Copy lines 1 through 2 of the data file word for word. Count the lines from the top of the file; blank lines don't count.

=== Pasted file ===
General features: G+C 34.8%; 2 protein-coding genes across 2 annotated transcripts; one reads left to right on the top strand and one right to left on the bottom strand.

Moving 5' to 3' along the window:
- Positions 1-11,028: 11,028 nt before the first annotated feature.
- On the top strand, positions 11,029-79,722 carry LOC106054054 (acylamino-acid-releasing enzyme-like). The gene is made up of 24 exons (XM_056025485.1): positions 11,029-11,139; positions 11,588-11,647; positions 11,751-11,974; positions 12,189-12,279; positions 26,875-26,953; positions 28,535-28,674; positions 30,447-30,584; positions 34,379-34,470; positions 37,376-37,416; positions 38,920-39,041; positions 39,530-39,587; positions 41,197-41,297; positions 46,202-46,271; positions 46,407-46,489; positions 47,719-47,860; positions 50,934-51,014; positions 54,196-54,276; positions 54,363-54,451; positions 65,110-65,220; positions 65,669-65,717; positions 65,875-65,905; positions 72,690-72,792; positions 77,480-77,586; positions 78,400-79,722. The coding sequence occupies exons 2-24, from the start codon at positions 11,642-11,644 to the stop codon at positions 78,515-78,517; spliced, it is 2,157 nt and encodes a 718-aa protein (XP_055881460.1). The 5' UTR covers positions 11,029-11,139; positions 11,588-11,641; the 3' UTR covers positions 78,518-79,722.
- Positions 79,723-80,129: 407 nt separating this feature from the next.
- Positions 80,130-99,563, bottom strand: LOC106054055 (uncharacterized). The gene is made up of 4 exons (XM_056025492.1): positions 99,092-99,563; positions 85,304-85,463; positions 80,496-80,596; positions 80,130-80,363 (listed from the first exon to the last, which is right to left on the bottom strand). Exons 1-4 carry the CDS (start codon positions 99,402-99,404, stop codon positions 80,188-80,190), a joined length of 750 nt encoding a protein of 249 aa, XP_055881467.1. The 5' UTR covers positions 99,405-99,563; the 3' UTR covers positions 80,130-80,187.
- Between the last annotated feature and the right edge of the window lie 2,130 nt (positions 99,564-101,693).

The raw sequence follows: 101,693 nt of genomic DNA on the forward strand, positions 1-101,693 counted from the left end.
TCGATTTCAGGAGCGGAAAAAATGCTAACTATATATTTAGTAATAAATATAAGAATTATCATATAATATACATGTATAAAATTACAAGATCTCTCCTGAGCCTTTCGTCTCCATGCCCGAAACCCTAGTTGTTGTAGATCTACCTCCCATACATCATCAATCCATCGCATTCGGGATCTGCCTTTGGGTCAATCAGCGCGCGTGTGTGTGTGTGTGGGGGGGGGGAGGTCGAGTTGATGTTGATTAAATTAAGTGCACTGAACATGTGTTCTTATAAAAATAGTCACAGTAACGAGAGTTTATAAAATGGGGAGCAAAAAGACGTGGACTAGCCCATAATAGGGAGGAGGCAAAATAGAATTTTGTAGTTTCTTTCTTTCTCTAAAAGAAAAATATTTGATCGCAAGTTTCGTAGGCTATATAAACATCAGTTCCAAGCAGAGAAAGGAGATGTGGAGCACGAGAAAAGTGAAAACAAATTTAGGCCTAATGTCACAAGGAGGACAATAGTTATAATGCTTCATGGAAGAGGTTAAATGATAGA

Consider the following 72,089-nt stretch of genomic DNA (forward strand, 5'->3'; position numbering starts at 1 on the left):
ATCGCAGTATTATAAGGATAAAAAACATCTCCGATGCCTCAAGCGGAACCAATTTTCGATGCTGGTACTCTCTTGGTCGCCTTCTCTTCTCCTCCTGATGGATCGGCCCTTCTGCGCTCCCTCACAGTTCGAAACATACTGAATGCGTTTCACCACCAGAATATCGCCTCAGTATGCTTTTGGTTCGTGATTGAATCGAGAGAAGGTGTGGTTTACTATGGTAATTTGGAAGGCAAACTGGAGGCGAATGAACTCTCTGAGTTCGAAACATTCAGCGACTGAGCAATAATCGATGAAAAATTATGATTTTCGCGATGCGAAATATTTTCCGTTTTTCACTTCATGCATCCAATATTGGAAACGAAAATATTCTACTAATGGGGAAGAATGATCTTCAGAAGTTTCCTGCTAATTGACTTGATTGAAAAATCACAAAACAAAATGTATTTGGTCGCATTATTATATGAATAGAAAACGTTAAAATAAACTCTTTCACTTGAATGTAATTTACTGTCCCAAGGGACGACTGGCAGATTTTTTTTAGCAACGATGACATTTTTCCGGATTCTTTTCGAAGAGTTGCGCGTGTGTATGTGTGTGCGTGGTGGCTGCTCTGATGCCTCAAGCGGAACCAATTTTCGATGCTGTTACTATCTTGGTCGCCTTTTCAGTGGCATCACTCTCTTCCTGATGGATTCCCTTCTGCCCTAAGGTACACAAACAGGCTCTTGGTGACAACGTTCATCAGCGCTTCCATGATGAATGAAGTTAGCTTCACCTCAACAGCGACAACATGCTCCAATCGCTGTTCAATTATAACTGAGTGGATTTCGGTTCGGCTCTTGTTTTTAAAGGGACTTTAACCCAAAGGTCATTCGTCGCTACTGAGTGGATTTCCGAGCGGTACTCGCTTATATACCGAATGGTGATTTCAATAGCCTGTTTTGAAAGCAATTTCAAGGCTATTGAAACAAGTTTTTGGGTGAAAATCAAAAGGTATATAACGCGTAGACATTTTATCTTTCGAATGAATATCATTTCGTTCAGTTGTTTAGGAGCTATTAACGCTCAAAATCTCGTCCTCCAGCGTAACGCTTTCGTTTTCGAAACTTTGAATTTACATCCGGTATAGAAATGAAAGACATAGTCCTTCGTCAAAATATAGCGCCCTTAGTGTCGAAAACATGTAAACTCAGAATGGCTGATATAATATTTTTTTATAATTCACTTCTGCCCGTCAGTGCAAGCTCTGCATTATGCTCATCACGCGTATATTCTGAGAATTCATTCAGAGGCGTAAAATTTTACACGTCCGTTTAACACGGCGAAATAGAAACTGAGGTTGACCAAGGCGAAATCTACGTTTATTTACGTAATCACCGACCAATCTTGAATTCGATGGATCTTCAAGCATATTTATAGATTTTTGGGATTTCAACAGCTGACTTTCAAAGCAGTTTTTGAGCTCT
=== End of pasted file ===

General features: G+C 34.8%; 2 protein-coding genes across 2 annotated transcripts; one reads left to right on the top strand and one right to left on the bottom strand.

Moving 5' to 3' along the window: